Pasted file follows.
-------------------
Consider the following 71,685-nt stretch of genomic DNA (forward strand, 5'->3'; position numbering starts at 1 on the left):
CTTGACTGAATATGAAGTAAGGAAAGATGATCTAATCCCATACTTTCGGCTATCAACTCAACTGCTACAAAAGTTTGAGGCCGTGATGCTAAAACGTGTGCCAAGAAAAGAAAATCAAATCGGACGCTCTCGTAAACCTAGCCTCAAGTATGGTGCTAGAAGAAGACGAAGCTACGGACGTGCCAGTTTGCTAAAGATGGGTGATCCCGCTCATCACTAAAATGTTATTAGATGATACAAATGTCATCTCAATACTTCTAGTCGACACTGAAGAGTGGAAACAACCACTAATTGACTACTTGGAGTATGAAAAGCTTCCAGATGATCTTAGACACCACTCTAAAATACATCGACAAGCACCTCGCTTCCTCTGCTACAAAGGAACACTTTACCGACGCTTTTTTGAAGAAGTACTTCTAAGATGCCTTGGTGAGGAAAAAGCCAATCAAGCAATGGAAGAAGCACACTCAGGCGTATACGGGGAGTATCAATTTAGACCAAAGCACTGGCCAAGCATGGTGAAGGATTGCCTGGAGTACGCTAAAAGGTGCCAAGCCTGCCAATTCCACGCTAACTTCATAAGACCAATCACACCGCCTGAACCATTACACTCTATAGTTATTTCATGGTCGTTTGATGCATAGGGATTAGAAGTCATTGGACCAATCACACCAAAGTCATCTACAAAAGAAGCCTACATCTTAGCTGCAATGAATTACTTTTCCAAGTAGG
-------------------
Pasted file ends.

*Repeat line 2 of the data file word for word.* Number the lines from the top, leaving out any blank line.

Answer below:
CTTGACTGAATATGAAGTAAGGAAAGATGATCTAATCCCATACTTTCGGCTATCAACTCAACTGCTACAAAAGTTTGAGGCCGTGATGCTAAAACGTGTGCCAAGAAAAGAAAATCAAATCGGACGCTCTCGTAAACCTAGCCTCAAGTATGGTGCTAGAAGAAGACGAAGCTACGGACGTGCCAGTTTGCTAAAGATGGGTGATCCCGCTCATCACTAAAATGTTATTAGATGATACAAATGTCATCTCAATACTTCTAGTCGACACTGAAGAGTGGAAACAACCACTAATTGACTACTTGGAGTATGAAAAGCTTCCAGATGATCTTAGACACCACTCTAAAATACATCGACAAGCACCTCGCTTCCTCTGCTACAAAGGAACACTTTACCGACGCTTTTTTGAAGAAGTACTTCTAAGATGCCTTGGTGAGGAAAAAGCCAATCAAGCAATGGAAGAAGCACACTCAGGCGTATACGGGGAGTATCAATTTAGACCAAAGCACTGGCCAAGCATGGTGAAGGATTGCCTGGAGTACGCTAAAAGGTGCCAAGCCTGCCAATTCCACGCTAACTTCATAAGACCAATCACACCGCCTGAACCATTACACTCTATAGTTATTTCATGGTCGTTTGATGCATAGGGATTAGAAGTCATTGGACCAATCACACCAAAGTCATCTACAAAAGAAGCCTACATCTTAGCTGCAATGAATTACTTTTCCAAGTAGG